Music Makes Conversation

Music makes conversation happen. Social music is one of my favorite things about the social layer of the internet. If you have my instant messenger names (I have quite a few on various services), you’ll always see what I’m currently listening to streaming as my status. Adium (my favorite multi-message service software for the Mac) and Skype both offer this feature automatically.

Why do I clutter up my status on instant message programs with an ever changing stream of song title and artists I’m currently playing, or clutter my Twitter stream with Blip.FM posts or SoundCloud mobile discovery tweets now and then? Because music is a great way to find new and interesting people. It’s instant common ground, or instant debate – it’s all a matter of taste.

Because you can’t have a “wrong” answer with  music, it opens doors. It helps friends who have your chat name but who may not have contacted you in a while get over the awkward feeling of picking the friendship and conversation back up again buy giving them an opening to reach out by. It helps introverts get to know people and find those they feel more comfortable talking to. It helps clients and consultants or bosses and employees find common ground, and makes working environments more pleasant. It gives you something to joke about with the service rep after you’ve been on hold for ages.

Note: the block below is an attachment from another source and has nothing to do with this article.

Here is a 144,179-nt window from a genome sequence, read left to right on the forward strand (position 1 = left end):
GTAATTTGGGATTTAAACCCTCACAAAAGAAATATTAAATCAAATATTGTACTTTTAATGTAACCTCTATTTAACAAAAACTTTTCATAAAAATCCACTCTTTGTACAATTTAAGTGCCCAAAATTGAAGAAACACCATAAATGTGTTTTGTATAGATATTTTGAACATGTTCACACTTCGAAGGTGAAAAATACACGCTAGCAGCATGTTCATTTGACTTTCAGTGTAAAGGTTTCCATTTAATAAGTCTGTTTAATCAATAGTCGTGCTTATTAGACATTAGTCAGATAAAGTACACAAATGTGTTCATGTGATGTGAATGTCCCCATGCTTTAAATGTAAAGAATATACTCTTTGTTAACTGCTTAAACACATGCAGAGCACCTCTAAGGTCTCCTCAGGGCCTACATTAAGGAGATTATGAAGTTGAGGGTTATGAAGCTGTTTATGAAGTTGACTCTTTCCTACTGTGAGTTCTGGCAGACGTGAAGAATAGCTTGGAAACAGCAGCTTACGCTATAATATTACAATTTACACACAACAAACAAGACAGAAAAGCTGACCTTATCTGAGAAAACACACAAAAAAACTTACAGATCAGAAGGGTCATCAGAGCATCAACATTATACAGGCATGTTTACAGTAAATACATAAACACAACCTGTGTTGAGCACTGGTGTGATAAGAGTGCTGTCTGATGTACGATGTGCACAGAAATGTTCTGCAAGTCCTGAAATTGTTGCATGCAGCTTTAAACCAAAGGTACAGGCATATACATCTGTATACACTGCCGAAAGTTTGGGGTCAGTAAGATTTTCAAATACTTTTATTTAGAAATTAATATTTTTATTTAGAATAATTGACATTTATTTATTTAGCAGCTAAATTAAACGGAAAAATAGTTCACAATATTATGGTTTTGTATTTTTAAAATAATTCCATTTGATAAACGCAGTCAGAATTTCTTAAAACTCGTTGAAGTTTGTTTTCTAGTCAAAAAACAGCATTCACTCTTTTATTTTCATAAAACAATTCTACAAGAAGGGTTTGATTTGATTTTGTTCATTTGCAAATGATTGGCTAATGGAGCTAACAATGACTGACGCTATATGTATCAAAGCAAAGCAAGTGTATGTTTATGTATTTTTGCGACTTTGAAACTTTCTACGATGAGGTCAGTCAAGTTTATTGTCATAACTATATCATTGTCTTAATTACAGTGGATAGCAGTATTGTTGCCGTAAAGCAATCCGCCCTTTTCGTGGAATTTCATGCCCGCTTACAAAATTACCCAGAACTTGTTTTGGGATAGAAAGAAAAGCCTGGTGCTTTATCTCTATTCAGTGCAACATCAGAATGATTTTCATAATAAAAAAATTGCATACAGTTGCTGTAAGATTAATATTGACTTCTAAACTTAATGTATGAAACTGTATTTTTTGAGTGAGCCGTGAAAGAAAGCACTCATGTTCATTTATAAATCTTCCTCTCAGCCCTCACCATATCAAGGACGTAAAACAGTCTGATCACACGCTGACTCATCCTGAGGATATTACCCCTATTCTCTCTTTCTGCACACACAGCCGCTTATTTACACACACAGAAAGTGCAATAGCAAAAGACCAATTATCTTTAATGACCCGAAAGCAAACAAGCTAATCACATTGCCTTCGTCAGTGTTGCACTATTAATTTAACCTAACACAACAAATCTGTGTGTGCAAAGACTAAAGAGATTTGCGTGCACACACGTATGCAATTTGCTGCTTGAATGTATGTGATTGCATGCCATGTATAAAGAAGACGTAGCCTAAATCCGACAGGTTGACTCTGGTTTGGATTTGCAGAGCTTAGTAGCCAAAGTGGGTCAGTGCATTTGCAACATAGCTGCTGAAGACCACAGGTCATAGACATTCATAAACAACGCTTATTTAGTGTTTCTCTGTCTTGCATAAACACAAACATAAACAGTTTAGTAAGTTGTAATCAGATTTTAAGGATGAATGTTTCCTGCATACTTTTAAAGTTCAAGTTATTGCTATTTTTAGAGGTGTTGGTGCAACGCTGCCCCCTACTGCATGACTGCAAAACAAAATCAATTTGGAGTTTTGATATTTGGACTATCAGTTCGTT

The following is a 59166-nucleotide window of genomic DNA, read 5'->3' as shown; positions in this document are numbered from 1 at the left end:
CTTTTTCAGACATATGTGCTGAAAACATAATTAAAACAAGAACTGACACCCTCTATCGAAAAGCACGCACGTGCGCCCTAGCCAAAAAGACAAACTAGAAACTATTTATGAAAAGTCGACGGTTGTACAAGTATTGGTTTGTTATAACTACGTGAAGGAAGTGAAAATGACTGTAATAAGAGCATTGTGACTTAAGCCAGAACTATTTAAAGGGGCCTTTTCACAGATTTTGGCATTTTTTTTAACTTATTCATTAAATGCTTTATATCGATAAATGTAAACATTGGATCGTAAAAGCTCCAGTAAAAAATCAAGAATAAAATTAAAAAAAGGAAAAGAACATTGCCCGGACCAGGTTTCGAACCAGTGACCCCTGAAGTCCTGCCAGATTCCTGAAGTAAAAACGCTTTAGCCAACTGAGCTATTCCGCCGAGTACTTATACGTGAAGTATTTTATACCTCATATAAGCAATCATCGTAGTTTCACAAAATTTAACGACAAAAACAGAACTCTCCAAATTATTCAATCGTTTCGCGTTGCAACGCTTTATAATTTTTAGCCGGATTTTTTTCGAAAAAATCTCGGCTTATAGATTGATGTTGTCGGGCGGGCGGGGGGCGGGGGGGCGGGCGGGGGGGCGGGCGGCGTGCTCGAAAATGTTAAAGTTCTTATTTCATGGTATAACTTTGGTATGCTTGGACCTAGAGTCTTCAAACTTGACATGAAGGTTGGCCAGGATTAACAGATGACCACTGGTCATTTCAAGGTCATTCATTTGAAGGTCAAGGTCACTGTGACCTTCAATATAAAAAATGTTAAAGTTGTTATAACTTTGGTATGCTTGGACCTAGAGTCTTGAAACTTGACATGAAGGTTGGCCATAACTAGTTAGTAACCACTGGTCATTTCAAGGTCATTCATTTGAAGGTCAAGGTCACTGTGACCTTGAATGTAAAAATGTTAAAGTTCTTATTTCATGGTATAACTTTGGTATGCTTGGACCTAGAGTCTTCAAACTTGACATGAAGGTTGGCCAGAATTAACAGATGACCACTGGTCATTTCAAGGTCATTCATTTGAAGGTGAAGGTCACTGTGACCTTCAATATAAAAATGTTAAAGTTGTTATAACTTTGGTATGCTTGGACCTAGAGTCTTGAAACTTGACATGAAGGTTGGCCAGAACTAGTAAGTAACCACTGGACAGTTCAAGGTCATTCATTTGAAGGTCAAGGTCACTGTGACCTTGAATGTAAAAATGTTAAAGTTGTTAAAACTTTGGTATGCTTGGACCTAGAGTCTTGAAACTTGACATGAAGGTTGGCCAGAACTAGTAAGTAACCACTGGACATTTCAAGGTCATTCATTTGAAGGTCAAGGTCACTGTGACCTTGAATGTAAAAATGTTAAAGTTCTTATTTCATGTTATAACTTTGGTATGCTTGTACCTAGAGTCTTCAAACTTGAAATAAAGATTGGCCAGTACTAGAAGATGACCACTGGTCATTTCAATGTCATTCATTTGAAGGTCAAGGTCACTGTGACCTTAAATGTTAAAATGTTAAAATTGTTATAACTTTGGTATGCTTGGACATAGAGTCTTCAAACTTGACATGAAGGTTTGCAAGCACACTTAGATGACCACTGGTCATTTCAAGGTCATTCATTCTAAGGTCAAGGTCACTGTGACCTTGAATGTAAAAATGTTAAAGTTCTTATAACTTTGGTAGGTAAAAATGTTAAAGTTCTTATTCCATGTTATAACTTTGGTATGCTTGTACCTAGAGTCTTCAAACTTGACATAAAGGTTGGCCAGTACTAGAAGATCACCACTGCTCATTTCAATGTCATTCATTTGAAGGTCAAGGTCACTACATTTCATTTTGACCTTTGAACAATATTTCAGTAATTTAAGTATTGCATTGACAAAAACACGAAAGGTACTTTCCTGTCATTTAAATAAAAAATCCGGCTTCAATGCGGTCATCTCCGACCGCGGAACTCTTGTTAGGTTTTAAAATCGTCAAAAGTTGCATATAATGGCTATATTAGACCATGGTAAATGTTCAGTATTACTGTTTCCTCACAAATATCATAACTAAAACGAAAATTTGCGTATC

Music is a unifier. A uniter. A driving force. And it is inherently social, more so than any other creative medium – films, comics, books – none of them are quite as suited to social as music, even though many of us love them, too.

It intrigues me that Apple entered the social music fray (though in a clunky, tied to shopping fashion that isn’t at all smooth to use or easy to share, and which makes their Ping feel like work more than play). Should MySpace look out, as folks are saying? In my opinion, not yet – iteration number one of Ping is not a competitor. Apple is very good at learning from mistakes, however, so version 2 may come out swinging – we’ll see.

It disappoints me when folks like Apple or Google don’t get social music (Google broke fluid “now playing” status iTunes feeds via services like Adium in gTalk – very disappointing). In the end though, it leave more room for a wide variety of services, platforms and social sites out there that do get it, and I’m ok with that.

What’s your favorite social music service? How do you share with folks? What’s your favorite type of music? Does music help you work better?